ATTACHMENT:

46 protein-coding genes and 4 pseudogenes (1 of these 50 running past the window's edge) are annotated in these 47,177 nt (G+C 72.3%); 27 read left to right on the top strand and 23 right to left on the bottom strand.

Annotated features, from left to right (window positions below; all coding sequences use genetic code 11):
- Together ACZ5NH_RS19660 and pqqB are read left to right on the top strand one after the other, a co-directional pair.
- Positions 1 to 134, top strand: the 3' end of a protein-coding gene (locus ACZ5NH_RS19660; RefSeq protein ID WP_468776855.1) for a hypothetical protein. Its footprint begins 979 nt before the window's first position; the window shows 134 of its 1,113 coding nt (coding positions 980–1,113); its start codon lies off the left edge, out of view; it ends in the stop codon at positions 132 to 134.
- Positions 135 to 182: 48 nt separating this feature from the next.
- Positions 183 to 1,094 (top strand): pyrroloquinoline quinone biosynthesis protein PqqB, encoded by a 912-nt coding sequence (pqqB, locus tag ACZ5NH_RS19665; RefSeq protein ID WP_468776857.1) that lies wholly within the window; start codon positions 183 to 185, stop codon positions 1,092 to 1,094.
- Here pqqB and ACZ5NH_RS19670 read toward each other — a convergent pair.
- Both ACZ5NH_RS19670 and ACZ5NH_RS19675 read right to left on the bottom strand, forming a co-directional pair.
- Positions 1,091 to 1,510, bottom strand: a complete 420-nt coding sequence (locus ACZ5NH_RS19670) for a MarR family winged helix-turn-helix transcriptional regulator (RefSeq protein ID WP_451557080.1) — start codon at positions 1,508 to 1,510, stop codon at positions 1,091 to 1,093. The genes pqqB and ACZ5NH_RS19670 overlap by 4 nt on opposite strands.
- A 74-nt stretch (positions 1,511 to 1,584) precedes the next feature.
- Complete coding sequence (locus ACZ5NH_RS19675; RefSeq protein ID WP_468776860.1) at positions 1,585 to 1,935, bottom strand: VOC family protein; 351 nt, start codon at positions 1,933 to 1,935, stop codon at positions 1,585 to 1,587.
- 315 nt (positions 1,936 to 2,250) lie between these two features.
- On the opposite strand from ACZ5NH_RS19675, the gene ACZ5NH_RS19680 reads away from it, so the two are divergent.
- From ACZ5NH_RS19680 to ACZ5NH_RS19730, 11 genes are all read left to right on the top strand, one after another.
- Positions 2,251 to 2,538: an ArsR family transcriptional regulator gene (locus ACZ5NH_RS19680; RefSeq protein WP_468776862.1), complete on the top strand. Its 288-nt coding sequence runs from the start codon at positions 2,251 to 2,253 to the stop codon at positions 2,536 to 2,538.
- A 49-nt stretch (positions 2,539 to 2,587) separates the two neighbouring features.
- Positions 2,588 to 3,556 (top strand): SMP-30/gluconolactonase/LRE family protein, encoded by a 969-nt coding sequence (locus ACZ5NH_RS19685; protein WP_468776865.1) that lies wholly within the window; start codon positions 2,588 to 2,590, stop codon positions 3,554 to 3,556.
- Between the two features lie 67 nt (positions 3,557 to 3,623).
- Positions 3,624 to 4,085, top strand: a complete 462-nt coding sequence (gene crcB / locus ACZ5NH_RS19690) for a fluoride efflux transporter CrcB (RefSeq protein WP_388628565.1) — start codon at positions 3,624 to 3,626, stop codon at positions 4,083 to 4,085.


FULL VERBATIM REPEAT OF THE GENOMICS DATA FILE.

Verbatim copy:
46 protein-coding genes and 4 pseudogenes (1 of these 50 running past the window's edge) are annotated in these 47,177 nt (G+C 72.3%); 27 read left to right on the top strand and 23 right to left on the bottom strand.

Annotated features, from left to right (window positions below; all coding sequences use genetic code 11):
- Together ACZ5NH_RS19660 and pqqB are read left to right on the top strand one after the other, a co-directional pair.
- Positions 1 to 134, top strand: the 3' end of a protein-coding gene (locus ACZ5NH_RS19660; RefSeq protein ID WP_468776855.1) for a hypothetical protein. Its footprint begins 979 nt before the window's first position; the window shows 134 of its 1,113 coding nt (coding positions 980–1,113); its start codon lies off the left edge, out of view; it ends in the stop codon at positions 132 to 134.
- Positions 135 to 182: 48 nt separating this feature from the next.
- Positions 183 to 1,094 (top strand): pyrroloquinoline quinone biosynthesis protein PqqB, encoded by a 912-nt coding sequence (pqqB, locus tag ACZ5NH_RS19665; RefSeq protein ID WP_468776857.1) that lies wholly within the window; start codon positions 183 to 185, stop codon positions 1,092 to 1,094.
- Here pqqB and ACZ5NH_RS19670 read toward each other — a convergent pair.
- Both ACZ5NH_RS19670 and ACZ5NH_RS19675 read right to left on the bottom strand, forming a co-directional pair.
- Positions 1,091 to 1,510, bottom strand: a complete 420-nt coding sequence (locus ACZ5NH_RS19670) for a MarR family winged helix-turn-helix transcriptional regulator (RefSeq protein ID WP_451557080.1) — start codon at positions 1,508 to 1,510, stop codon at positions 1,091 to 1,093. The genes pqqB and ACZ5NH_RS19670 overlap by 4 nt on opposite strands.
- A 74-nt stretch (positions 1,511 to 1,584) precedes the next feature.
- Complete coding sequence (locus ACZ5NH_RS19675; RefSeq protein ID WP_468776860.1) at positions 1,585 to 1,935, bottom strand: VOC family protein; 351 nt, start codon at positions 1,933 to 1,935, stop codon at positions 1,585 to 1,587.
- 315 nt (positions 1,936 to 2,250) lie between these two features.
- On the opposite strand from ACZ5NH_RS19675, the gene ACZ5NH_RS19680 reads away from it, so the two are divergent.
- From ACZ5NH_RS19680 to ACZ5NH_RS19730, 11 genes are all read left to right on the top strand, one after another.
- Positions 2,251 to 2,538: an ArsR family transcriptional regulator gene (locus ACZ5NH_RS19680; RefSeq protein WP_468776862.1), complete on the top strand. Its 288-nt coding sequence runs from the start codon at positions 2,251 to 2,253 to the stop codon at positions 2,536 to 2,538.
- A 49-nt stretch (positions 2,539 to 2,587) separates the two neighbouring features.
- Positions 2,588 to 3,556 (top strand): SMP-30/gluconolactonase/LRE family protein, encoded by a 969-nt coding sequence (locus ACZ5NH_RS19685; protein WP_468776865.1) that lies wholly within the window; start codon positions 2,588 to 2,590, stop codon positions 3,554 to 3,556.
- Between the two features lie 67 nt (positions 3,557 to 3,623).
- Positions 3,624 to 4,085, top strand: a complete 462-nt coding sequence (gene crcB / locus ACZ5NH_RS19690) for a fluoride efflux transporter CrcB (RefSeq protein WP_388628565.1) — start codon at positions 3,624 to 3,626, stop codon at positions 4,083 to 4,085.